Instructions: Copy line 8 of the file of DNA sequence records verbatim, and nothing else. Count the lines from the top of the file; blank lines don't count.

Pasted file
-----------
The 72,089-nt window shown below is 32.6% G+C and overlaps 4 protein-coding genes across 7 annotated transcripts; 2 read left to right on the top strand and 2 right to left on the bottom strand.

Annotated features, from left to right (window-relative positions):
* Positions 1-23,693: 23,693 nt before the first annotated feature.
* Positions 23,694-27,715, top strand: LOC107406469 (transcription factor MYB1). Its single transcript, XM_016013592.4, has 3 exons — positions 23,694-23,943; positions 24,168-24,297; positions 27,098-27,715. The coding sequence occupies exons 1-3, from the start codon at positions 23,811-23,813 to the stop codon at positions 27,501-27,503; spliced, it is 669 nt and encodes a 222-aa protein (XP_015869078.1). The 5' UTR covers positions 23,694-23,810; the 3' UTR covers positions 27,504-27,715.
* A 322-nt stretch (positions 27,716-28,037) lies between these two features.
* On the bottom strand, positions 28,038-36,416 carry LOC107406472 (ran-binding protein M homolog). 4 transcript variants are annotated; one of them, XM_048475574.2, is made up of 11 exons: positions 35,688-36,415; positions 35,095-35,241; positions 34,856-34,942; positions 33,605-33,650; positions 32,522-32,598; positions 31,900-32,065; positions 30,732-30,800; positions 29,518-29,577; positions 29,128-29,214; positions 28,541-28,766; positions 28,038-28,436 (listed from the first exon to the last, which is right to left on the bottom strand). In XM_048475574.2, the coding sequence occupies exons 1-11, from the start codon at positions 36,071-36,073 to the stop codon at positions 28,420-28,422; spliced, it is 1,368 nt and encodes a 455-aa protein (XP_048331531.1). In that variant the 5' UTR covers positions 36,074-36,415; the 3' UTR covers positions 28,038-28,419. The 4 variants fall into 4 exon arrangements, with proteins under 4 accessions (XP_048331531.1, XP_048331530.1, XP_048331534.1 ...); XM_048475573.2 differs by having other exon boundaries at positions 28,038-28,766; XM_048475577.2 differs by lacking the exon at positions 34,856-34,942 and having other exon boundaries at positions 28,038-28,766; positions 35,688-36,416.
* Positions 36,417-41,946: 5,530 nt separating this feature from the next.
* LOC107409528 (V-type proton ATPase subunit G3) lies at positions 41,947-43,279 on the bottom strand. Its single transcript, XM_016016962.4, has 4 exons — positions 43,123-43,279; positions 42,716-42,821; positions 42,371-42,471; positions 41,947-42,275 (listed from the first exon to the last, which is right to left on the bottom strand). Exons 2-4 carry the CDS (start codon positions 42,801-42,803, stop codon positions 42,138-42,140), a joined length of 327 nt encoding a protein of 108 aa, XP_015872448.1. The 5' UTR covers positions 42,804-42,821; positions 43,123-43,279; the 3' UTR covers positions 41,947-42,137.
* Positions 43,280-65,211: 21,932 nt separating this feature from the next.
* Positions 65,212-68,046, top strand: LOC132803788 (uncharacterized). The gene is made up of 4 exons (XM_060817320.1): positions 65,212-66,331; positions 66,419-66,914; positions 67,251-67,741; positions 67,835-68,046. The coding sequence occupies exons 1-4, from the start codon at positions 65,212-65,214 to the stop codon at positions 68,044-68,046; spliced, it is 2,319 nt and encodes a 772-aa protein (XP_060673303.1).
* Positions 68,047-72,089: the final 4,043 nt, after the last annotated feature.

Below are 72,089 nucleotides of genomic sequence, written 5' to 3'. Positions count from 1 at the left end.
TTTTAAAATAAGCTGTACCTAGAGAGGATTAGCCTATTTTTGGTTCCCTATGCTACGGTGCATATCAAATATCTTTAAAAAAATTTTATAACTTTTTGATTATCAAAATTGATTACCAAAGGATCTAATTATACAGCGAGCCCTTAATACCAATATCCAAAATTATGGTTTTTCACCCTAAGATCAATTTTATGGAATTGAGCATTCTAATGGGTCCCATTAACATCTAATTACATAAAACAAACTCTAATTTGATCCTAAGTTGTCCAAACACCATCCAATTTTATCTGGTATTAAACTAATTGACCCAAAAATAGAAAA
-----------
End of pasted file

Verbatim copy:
* LOC107409528 (V-type proton ATPase subunit G3) lies at positions 41,947-43,279 on the bottom strand. Its single transcript, XM_016016962.4, has 4 exons — positions 43,123-43,279; positions 42,716-42,821; positions 42,371-42,471; positions 41,947-42,275 (listed from the first exon to the last, which is right to left on the bottom strand). Exons 2-4 carry the CDS (start codon positions 42,801-42,803, stop codon positions 42,138-42,140), a joined length of 327 nt encoding a protein of 108 aa, XP_015872448.1. The 5' UTR covers positions 42,804-42,821; positions 43,123-43,279; the 3' UTR covers positions 41,947-42,137.